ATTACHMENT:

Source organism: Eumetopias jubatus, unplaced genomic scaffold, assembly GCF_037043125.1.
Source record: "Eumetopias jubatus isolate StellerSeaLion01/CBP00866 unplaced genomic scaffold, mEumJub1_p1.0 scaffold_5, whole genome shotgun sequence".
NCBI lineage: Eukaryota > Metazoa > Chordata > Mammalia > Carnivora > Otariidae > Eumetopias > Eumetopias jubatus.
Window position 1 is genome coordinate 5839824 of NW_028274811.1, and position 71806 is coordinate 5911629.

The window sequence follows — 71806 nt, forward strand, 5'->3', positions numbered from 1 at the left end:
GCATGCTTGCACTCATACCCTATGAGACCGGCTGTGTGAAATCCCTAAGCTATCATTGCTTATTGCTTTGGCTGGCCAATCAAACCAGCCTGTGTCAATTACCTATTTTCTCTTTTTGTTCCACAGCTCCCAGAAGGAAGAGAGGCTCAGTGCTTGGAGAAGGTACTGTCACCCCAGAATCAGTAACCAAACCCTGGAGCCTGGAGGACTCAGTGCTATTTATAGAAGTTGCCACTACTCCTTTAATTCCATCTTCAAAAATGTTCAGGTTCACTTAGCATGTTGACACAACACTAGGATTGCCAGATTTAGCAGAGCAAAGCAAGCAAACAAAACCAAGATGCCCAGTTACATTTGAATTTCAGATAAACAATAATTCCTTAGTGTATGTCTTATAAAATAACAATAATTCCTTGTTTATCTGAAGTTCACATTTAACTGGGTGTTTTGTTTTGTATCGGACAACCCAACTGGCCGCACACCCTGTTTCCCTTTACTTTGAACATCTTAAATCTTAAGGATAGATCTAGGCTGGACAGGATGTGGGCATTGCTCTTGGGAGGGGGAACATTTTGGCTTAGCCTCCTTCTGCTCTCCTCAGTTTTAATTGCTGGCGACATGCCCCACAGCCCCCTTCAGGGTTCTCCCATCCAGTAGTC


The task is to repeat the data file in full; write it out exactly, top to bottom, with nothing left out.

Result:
Source organism: Eumetopias jubatus, unplaced genomic scaffold, assembly GCF_037043125.1.
Source record: "Eumetopias jubatus isolate StellerSeaLion01/CBP00866 unplaced genomic scaffold, mEumJub1_p1.0 scaffold_5, whole genome shotgun sequence".
NCBI lineage: Eukaryota > Metazoa > Chordata > Mammalia > Carnivora > Otariidae > Eumetopias > Eumetopias jubatus.
Window position 1 is genome coordinate 5839824 of NW_028274811.1, and position 71806 is coordinate 5911629.

The window sequence follows — 71806 nt, forward strand, 5'->3', positions numbered from 1 at the left end:
GCATGCTTGCACTCATACCCTATGAGACCGGCTGTGTGAAATCCCTAAGCTATCATTGCTTATTGCTTTGGCTGGCCAATCAAACCAGCCTGTGTCAATTACCTATTTTCTCTTTTTGTTCCACAGCTCCCAGAAGGAAGAGAGGCTCAGTGCTTGGAGAAGGTACTGTCACCCCAGAATCAGTAACCAAACCCTGGAGCCTGGAGGACTCAGTGCTATTTATAGAAGTTGCCACTACTCCTTTAATTCCATCTTCAAAAATGTTCAGGTTCACTTAGCATGTTGACACAACACTAGGATTGCCAGATTTAGCAGAGCAAAGCAAGCAAACAAAACCAAGATGCCCAGTTACATTTGAATTTCAGATAAACAATAATTCCTTAGTGTATGTCTTATAAAATAACAATAATTCCTTGTTTATCTGAAGTTCACATTTAACTGGGTGTTTTGTTTTGTATCGGACAACCCAACTGGCCGCACACCCTGTTTCCCTTTACTTTGAACATCTTAAATCTTAAGGATAGATCTAGGCTGGACAGGATGTGGGCATTGCTCTTGGGAGGGGGAACATTTTGGCTTAGCCTCCTTCTGCTCTCCTCAGTTTTAATTGCTGGCGACATGCCCCACAGCCCCCTTCAGGGTTCTCCCATCCAGTAGTC